Pronoun Misuses: How Can You Avoid Them? by Barbara McNichol

I love watching the TV show “Dancing with the Stars” but even this escape doesn’t give me a break from grammar glitches. In one episode alone, I counted four times when participants and/or hosts misused the pronouns as they spoke.Pronoun Misuses: How Can You Avoid Them? by Barbara McNichol

As a society, if we repeatedly hear words used incorrectly on national TV (and all around us), how will we ever know what’s right?

Without attempting to overcome years of grammar neglect, watch out for certain common pronoun misuses so you get a feel for what’s correct—and what’s not.

“Me and Jack” finished the report. It should be “Jack and I” finished the report.

Rule: When the subject is more than one, you need a subjective pronoun (I, she, he, we, they, who). (“Subjective” refers to the pronoun’s place in the sentence—as a subject.)

Clue: Say the sentence without “Jack.” I finished the report. Now it’s easy to tell which pronoun is correct.

“Bob hired Peggy and I to draft the proposal.” It should be “Peggy and me.”

Rule: “Peggy and me” is the object of the verb “draft” and therefore requires an objective pronoun (me, her, him, us, them, whom). (“Objective” refers to the pronoun’s place in the sentence—as an object.)

Clue: Say the sentence without “Peggy and.” Does it sound right to say “Bob hired I to draft the proposal”? You know it doesn’t!

“Between you and I, we got the job done.” It should be “you and me.”

Rule: In this sentence, “me” is the object of the preposition “between” and therefore requires an objective pronoun (me, her, him, us, them, whom).

“Roger, Lloyd, and myself finished the drawings.” It should be “Roger, Lloyd, and I finished the drawings.”

Rule: You can’t use a “-self” pronoun (myself, yourself, himself, herself, themselves, ourselves) unless it refers to another noun or pronoun used earlier in the sentence.

Clue: Look for the referring word that precedes the pronoun.

To receive a one-page chart that shows at a glance which pronouns to use where in a sentence, email me with “Proper Pronouns for Authors” in the subject line.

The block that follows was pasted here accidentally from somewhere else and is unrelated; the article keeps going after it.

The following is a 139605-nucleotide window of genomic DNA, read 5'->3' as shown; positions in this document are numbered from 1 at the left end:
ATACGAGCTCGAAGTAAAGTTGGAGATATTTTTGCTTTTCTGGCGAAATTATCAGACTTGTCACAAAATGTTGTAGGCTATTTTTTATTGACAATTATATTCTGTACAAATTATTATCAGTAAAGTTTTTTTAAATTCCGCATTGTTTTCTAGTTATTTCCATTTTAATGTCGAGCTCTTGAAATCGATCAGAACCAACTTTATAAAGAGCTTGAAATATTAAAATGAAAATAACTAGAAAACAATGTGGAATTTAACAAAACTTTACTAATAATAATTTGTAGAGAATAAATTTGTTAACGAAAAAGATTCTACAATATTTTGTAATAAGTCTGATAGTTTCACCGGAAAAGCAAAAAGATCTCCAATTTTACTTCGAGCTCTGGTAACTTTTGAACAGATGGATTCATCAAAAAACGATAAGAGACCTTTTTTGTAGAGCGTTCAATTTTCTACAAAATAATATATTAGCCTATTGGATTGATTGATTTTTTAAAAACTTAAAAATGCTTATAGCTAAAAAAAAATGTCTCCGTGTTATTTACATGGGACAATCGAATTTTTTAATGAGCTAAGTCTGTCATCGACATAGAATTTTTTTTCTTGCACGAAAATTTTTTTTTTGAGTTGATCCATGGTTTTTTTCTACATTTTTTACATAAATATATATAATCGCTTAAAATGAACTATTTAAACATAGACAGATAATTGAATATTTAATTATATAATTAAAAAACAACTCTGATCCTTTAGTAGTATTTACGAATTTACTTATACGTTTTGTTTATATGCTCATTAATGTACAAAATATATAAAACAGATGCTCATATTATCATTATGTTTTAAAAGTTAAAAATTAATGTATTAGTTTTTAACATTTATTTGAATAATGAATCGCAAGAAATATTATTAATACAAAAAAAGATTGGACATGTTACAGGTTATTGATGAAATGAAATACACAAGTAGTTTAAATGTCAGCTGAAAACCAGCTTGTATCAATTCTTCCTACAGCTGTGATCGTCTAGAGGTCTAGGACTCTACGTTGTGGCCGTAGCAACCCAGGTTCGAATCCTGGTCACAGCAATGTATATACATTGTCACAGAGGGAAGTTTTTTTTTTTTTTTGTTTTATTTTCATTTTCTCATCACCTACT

Author Bio:

Barbara McNichol is passionate about helping authors add power to their pen. To assist in this mission, she has created a Word Trippers Tips resource so you can quickly find the right word when it matters most. It allows you to improve your writing through excellent weekly resources in your inbox, including a Word Tripper of the Week for 52 weeks. Details at www.WordTrippers.com

3 Comments on "Pronoun Misuses: How Can You Avoid Them? by Barbara McNichol"

Trackback | Comments RSS Feed

  1. Carolyn Howard Johnson says:

    Barbara, I’d love to see you do an article on the difference between “as” and “since” and “because.” I often hear things like, “Since I am an author, I don’t have time to get much shopping done.” I believe most people–even authors who should know–really mean, “Because I am an author, . . . .” I can’t find where Chicago Style Book address this so I’m beginning to think it is just me!

    • What’s the difference between “because” and “since” in your writing and speaking? Both imply cause and can be interchangeable when “since” means “for the reason that.” E.g., Since my dog needs exercise, I take him for a walk. I walked daily because my dog needs exercise.

      One source suggests using “because” when the reason is the most important part of the sentence and “since” or “as” when the reason is already well known and is less important. E.g., The match was cancelled because of the rain.

      “Since,” however, also refers to a time frame. “Since we ate lunch, we had lots of energy.” This statement is ambiguous. Does it mean “from the time we had lunch” or “for the reason that we had lunch”? To avoid confusion, I recommend using “because” when your meaning relates to “cause” and “since” when it’s a factor of time.

      Want explanations for more confusing words (I call them Word Trippers)? Go to WordTrippers.com and request a free reference guide featuring common Word Trippers.

  2. I have been following your word trippers for years – – Way more than 10 years! I love the clarity of how you explain things!

Post a Comment